As for a dent in the SA economy, it's a blessing in disguise. The hot money would have simply priced the common people out of housing/property as it has in central & central coastal Qld, unless you are prepared to take on mega mortgages and be debt slaves forever. Like say Moranbah in the Bowen Basin, Qld, 800k for a house... if you could afford to live there, you wouldn't live there, if you get what I mean.
There is still lots of other resource activity happening in SA, particularly in the Cooper Basin. There is also another deposit of similar scale just due NW of OD under joint venture between Tasman Resources & RioT. Fuck it would be mental if that and OD went ahead.
No doubt they'll return in due course, but for now, a combination of 5 years over burden, some politiking and broader macro-economic reality, has made them step back and maybe refine the projects for the better.
OD has OD'd.
Some similar goings on here in QLD regarding BHP/BMA. Alot of projects have been put on "hold", some expansions scaled back and auditers are silently going about their buisiness.
Some of the mine site contractors are being cut in half with "budget cuts" and whispers of the odd mine closing its doors. Some of the ongoing industrial action has hurt them.
Barley, the flow of water through both gulfs is clockwise with "fresh" open ocean water entering the western sides, flowing north and then heading back down the eastern side of each gulf.
So any brine discharged on the western sides of the gulfs will be taken north and into a more saline environment, so no Pine Point would be another bad place to place a Desal plant.
The Port Stanvac plant is in a slightly more favourable position as the brine will move south and exit the gulf much quicker than if it was on the other side of the gulf, but ideally the discharge pipes should be placed at locations open to Southern Ocean swell activity as it will be dispersed almost instantaneously.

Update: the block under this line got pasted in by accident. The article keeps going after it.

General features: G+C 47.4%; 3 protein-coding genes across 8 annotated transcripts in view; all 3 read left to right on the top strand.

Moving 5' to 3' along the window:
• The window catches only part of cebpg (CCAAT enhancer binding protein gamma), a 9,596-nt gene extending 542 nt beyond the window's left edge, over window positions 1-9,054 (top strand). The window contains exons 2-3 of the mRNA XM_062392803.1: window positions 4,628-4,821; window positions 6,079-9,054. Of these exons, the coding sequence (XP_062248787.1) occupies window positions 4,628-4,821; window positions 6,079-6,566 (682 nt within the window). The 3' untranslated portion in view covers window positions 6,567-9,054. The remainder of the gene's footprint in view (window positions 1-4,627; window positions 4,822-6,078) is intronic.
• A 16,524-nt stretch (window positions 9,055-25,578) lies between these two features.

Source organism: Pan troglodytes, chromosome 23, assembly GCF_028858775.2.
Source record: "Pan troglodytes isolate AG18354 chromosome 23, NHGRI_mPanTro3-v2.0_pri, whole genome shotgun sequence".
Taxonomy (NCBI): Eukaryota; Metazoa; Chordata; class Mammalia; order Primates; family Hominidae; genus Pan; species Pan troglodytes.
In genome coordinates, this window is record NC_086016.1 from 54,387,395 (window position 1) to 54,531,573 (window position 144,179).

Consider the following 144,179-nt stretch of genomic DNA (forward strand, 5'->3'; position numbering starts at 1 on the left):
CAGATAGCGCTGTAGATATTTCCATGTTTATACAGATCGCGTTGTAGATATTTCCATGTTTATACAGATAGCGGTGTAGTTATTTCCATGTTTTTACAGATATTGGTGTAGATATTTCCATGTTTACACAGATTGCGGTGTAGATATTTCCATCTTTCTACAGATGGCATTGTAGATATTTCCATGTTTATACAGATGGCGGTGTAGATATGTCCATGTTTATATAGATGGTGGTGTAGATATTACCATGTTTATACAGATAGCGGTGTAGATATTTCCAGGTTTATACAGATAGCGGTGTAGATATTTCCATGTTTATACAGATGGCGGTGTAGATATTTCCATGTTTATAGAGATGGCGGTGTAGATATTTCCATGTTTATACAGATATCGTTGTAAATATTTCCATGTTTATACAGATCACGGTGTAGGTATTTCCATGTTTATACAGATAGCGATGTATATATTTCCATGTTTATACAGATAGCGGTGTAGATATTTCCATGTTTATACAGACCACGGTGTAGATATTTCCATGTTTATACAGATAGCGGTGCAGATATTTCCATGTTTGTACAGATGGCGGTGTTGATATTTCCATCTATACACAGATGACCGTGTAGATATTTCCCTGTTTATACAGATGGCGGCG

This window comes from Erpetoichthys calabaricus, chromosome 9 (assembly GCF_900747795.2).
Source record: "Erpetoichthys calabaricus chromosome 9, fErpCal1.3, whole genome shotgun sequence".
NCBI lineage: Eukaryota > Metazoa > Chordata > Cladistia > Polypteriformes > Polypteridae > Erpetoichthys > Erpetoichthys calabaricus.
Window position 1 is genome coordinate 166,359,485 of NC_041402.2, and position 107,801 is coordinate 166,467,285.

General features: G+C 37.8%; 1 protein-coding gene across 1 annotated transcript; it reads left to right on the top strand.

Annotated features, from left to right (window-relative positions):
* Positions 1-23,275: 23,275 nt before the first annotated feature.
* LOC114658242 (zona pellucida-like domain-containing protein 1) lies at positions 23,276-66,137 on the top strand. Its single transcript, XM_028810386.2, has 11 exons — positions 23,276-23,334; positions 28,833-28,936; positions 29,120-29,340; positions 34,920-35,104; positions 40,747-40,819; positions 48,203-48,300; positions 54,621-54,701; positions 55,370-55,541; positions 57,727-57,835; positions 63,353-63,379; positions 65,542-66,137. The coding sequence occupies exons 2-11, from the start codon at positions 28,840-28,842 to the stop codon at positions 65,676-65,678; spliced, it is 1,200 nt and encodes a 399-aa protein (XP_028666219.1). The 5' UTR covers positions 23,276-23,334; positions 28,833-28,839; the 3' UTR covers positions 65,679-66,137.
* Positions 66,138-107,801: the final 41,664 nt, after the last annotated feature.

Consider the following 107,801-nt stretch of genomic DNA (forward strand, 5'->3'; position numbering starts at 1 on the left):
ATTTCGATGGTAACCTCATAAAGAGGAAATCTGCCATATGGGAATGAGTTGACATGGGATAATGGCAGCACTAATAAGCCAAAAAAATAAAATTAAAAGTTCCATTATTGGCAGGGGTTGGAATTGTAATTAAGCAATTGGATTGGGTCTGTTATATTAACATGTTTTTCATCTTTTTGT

Ben, I'd like to take credit for the title, but that's a stuff up by me :p
Yes this expansion will come back at some time in the future, but hopefully with fresh ideas and technologies regarding how to source the extra fresh water needed for the mine.
Craig, any chance I could get a link to or copy of your paper? Stu has my email.
The cynic in me says that this is actually an announcement designed to suggest to the global market that mining production can't expand as quickly as projected, to increase prices/profits in the light of falling commodity and share prices.
From the little I did read about OD, it is/was a tricky deposit to exploit, as the copper would be tainted by radioactivity.
Hi Dave, and anyone else interested, here is a link to my published paper..
Hindcasts of the fate of desalination brine in large inverse estuaries - Spencer Gulf and Gulf St. Vincent, South Australia
And also the longer winded Thesis..
Tony Abbott was on the 7: 30 ABC program last night spouting off how the carbon and mining taxes were responsible for the BHP decision to not further develop Olympic Dam. When asked if he had read the statement issued by BHP he quietly mumbled "no" before continuing on with his rubbish.
Maybe he was too busy riding his bike that afternoon to concentrate on such trivial details relating to the future of our country!
He really is poised to be Australia's answer to George. W. Bush!